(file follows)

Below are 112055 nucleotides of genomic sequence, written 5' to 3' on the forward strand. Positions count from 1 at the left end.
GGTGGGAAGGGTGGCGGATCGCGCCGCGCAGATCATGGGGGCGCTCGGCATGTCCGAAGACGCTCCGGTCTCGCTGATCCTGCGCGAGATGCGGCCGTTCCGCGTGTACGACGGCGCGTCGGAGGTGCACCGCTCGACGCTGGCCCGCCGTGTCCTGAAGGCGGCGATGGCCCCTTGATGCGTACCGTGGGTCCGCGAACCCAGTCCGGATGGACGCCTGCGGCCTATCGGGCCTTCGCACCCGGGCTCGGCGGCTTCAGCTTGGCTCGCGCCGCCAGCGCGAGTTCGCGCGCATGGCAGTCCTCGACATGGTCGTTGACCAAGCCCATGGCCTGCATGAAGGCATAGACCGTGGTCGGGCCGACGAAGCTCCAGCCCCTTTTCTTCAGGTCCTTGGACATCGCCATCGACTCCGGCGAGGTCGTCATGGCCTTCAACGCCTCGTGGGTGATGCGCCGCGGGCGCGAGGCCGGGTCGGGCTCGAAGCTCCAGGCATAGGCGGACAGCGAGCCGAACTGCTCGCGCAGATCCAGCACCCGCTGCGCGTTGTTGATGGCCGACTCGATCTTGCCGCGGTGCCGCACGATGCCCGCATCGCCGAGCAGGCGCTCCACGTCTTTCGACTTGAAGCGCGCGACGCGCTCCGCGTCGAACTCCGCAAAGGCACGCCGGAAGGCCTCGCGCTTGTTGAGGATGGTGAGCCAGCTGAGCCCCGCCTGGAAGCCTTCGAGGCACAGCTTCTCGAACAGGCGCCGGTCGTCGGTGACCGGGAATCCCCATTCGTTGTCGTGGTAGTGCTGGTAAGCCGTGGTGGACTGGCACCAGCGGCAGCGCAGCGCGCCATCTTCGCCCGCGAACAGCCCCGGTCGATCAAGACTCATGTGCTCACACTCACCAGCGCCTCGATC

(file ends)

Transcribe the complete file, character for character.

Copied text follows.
Below are 112055 nucleotides of genomic sequence, written 5' to 3' on the forward strand. Positions count from 1 at the left end.
GGTGGGAAGGGTGGCGGATCGCGCCGCGCAGATCATGGGGGCGCTCGGCATGTCCGAAGACGCTCCGGTCTCGCTGATCCTGCGCGAGATGCGGCCGTTCCGCGTGTACGACGGCGCGTCGGAGGTGCACCGCTCGACGCTGGCCCGCCGTGTCCTGAAGGCGGCGATGGCCCCTTGATGCGTACCGTGGGTCCGCGAACCCAGTCCGGATGGACGCCTGCGGCCTATCGGGCCTTCGCACCCGGGCTCGGCGGCTTCAGCTTGGCTCGCGCCGCCAGCGCGAGTTCGCGCGCATGGCAGTCCTCGACATGGTCGTTGACCAAGCCCATGGCCTGCATGAAGGCATAGACCGTGGTCGGGCCGACGAAGCTCCAGCCCCTTTTCTTCAGGTCCTTGGACATCGCCATCGACTCCGGCGAGGTCGTCATGGCCTTCAACGCCTCGTGGGTGATGCGCCGCGGGCGCGAGGCCGGGTCGGGCTCGAAGCTCCAGGCATAGGCGGACAGCGAGCCGAACTGCTCGCGCAGATCCAGCACCCGCTGCGCGTTGTTGATGGCCGACTCGATCTTGCCGCGGTGCCGCACGATGCCCGCATCGCCGAGCAGGCGCTCCACGTCTTTCGACTTGAAGCGCGCGACGCGCTCCGCGTCGAACTCCGCAAAGGCACGCCGGAAGGCCTCGCGCTTGTTGAGGATGGTGAGCCAGCTGAGCCCCGCCTGGAAGCCTTCGAGGCACAGCTTCTCGAACAGGCGCCGGTCGTCGGTGACCGGGAATCCCCATTCGTTGTCGTGGTAGTGCTGGTAAGCCGTGGTGGACTGGCACCAGCGGCAGCGCAGCGCGCCATCTTCGCCCGCGAACAGCCCCGGTCGATCAAGACTCATGTGCTCACACTCACCAGCGCCTCGATC